What documents do I need to invite someone to the UK?

14 May 2024, 01 mins ago

Preparing for a loved one’s visit to the UK involves careful attention to documentation. Whether it is a friend, family member, or someone special, understanding what is required can streamline the process and increase the likelihood of a successful visa application.

Imagine you are a British citizen anticipating the arrival of your cousin from Nepal. In this scenario, your cousin will need to apply for a visit visa and present a comprehensive array of documents to meet the necessary criteria.

In order to enhance your cousin’s application, it is recommended that you provide an invitation letter addressed to UK Visa and Immigration (UKVI). This letter will serve as a personal endorsement, and it should detail the planned duration of their stay, their living arrangements back home, and whether they will be staying with you during their visit.

For added assurance, it is advised to enclose with the invitation letter a photocopy of the inviter’s current passport. Additionally, if your cousin plans to stay with you, providing proof of your address, such as a utility bill, can add further credibility to their visa application.

The goal is to reassure the caseworker who will be processing your cousin’s visa application that they are a genuine visitor. Therefore, an invitation letter should complement the supporting evidence furnished within the application.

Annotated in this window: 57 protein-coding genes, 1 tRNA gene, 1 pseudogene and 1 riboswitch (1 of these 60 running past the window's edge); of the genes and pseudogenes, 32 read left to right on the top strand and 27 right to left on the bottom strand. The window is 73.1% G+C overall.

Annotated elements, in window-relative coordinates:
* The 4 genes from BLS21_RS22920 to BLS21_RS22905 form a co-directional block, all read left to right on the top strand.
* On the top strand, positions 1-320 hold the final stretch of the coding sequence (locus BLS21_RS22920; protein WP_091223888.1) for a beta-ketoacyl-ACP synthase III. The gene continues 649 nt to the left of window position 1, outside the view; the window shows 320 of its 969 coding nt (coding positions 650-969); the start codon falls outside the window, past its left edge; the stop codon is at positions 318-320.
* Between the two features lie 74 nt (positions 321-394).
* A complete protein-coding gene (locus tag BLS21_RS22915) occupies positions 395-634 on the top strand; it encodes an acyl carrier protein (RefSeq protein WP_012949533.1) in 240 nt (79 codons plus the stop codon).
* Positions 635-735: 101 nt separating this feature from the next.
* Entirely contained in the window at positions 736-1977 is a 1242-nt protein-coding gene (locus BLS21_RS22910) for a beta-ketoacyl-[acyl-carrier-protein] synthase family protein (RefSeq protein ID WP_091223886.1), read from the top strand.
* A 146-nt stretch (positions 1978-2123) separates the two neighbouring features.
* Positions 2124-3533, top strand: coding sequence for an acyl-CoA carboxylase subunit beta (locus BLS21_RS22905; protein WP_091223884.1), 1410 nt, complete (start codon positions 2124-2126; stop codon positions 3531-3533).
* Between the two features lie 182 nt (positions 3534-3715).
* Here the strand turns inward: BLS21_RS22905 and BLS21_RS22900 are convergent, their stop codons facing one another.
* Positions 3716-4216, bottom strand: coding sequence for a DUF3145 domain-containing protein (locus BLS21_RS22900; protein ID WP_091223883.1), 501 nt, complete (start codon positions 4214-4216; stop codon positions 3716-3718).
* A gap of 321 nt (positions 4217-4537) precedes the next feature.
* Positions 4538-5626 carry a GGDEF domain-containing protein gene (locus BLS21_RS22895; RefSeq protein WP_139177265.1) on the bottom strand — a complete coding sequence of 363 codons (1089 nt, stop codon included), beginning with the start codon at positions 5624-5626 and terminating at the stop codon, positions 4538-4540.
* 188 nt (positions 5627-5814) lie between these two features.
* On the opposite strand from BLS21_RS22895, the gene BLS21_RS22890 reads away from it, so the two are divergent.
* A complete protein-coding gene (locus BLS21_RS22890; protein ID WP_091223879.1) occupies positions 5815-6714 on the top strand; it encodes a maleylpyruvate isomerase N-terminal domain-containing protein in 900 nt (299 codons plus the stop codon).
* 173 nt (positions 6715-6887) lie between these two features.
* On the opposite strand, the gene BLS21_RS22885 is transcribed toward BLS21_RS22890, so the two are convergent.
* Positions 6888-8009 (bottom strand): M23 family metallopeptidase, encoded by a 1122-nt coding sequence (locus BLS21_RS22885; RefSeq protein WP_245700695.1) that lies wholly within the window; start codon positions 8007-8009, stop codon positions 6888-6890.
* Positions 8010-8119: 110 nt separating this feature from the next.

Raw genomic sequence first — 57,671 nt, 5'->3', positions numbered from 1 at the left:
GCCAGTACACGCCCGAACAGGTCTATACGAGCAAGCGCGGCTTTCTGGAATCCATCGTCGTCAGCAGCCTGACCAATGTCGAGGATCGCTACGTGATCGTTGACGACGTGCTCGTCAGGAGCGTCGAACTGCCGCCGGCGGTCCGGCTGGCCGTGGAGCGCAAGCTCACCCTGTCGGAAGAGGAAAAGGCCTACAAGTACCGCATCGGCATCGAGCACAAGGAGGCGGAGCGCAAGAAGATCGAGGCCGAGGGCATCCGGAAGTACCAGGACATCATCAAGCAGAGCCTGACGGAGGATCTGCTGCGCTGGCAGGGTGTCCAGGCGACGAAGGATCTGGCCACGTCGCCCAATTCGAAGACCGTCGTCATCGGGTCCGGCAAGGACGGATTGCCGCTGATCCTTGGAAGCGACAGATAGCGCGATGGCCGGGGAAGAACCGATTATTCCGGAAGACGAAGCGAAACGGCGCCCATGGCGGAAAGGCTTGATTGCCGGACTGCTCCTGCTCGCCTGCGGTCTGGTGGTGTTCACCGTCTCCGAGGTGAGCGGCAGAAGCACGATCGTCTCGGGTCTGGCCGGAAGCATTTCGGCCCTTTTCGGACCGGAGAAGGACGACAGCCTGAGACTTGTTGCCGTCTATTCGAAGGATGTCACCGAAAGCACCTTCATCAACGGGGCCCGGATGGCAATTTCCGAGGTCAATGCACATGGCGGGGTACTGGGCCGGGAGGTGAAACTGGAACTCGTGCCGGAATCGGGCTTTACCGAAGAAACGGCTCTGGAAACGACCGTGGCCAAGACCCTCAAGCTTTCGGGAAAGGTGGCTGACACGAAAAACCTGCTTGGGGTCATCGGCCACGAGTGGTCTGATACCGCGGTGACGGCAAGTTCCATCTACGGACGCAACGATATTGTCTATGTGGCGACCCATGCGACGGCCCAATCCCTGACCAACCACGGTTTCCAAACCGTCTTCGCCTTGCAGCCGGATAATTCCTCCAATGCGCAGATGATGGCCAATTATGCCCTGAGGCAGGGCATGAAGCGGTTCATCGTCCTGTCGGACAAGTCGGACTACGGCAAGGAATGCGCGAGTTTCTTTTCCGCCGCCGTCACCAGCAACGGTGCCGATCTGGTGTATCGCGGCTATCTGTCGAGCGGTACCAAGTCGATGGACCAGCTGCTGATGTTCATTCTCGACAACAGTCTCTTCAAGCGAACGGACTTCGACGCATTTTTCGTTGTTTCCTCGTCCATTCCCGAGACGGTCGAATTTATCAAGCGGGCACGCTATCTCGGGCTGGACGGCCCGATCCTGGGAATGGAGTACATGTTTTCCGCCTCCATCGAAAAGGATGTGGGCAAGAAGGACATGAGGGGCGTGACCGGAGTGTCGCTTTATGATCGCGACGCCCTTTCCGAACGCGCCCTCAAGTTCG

Whilst not obligatory, providing an invitation letter and supplementary documentation can strengthen a visa application. However, it will not guarantee its success, which primarily depends on meeting the requirements established for this specific visa type.

How Gherson can assist

Gherson’s Immigration Team are highly experienced in advising on UK visa matters. If you have any questions arising from this blog, please do not hesitate to contact us for advice, send us an e-mail, or, alternatively, follow us on XFacebookInstagram, or LinkedIn to stay-up-to-date.

The information in this blog is for general information purposes only and does not purport to be comprehensive or to provide legal advice. Whilst every effort is made to ensure the information and law is current as of the date of publication it should be stressed that, due to the passage of time, this does not necessarily reflect the present legal position. Gherson accepts no responsibility for loss which may arise from accessing or reliance on information contained in this blog. For formal advice on the current law please do not hesitate to contact Gherson. Legal advice is only provided pursuant to a written agreement, identified as such, and signed by the client and by or on behalf of Gherson.

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